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Battling Back

THE RECOVERY: Hail, heavy rain, tornadoes, winds, drought, and blistering heat. They can unleash a fury that can destroy a life’s work of dedication for farmers and ranchers. 28 times in 2023 a weather event caused at least $1 billion in damage, according to an extensive report from the American Farm Bureau Federation.

No state suffered more losses than Texas, where drought and excessive heat torched cotton, wheat, forage, and rangeland. Damages, according to the AFBF, totaled $4.8 billion. Last year was the second straight that Texas suffered more losses than anywhere else in the country.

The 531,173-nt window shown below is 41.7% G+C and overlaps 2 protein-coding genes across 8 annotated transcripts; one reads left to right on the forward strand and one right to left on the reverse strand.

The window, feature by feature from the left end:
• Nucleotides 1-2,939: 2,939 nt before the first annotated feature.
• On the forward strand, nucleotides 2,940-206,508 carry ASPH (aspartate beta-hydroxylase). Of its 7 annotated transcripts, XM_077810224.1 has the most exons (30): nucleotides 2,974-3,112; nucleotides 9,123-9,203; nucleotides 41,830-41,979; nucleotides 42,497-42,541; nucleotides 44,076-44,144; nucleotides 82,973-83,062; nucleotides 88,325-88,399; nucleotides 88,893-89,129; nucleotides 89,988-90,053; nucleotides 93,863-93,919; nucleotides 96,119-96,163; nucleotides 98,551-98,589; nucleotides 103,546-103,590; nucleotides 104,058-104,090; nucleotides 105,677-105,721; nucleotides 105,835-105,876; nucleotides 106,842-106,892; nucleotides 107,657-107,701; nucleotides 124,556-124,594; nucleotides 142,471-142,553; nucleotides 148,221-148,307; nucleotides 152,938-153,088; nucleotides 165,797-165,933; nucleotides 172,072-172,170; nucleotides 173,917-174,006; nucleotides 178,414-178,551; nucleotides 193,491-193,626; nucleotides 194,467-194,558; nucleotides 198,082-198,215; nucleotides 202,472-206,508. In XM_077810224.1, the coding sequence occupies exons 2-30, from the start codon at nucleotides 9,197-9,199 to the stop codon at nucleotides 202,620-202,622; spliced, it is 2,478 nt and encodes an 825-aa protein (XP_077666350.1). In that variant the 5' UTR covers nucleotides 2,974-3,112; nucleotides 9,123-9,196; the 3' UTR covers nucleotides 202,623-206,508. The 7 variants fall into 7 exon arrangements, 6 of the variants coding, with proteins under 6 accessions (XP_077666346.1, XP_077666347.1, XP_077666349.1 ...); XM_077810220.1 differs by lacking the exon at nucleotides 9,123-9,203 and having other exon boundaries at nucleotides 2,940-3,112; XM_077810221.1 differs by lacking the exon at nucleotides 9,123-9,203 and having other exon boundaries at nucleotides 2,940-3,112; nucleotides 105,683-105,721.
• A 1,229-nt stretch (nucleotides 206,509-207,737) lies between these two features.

Wheat and soybeans look a hit in Kansas. Hail pelted crops in Nebraska. Hurricane Idalia washed away fruits, nuts, and vegetables in Florida. Grape and table grape losses mounted in California. Extreme flooding took a toll in Connecticut, Massachusetts, Vermont, and New Hampshire.

The total U.S. crop and rangeland losses topped $21.9 billion, the report found. The report also points out that this number does not include all the financial suffering. Livestock, infrastructure, and timber also felt the brunt of storms.

Overall, it underscored the importance for Congress to agree on a new Farm Bill to better protect farmers, ranchers, and investors in the years ahead.


American Farmland Owner Hayfields mountains


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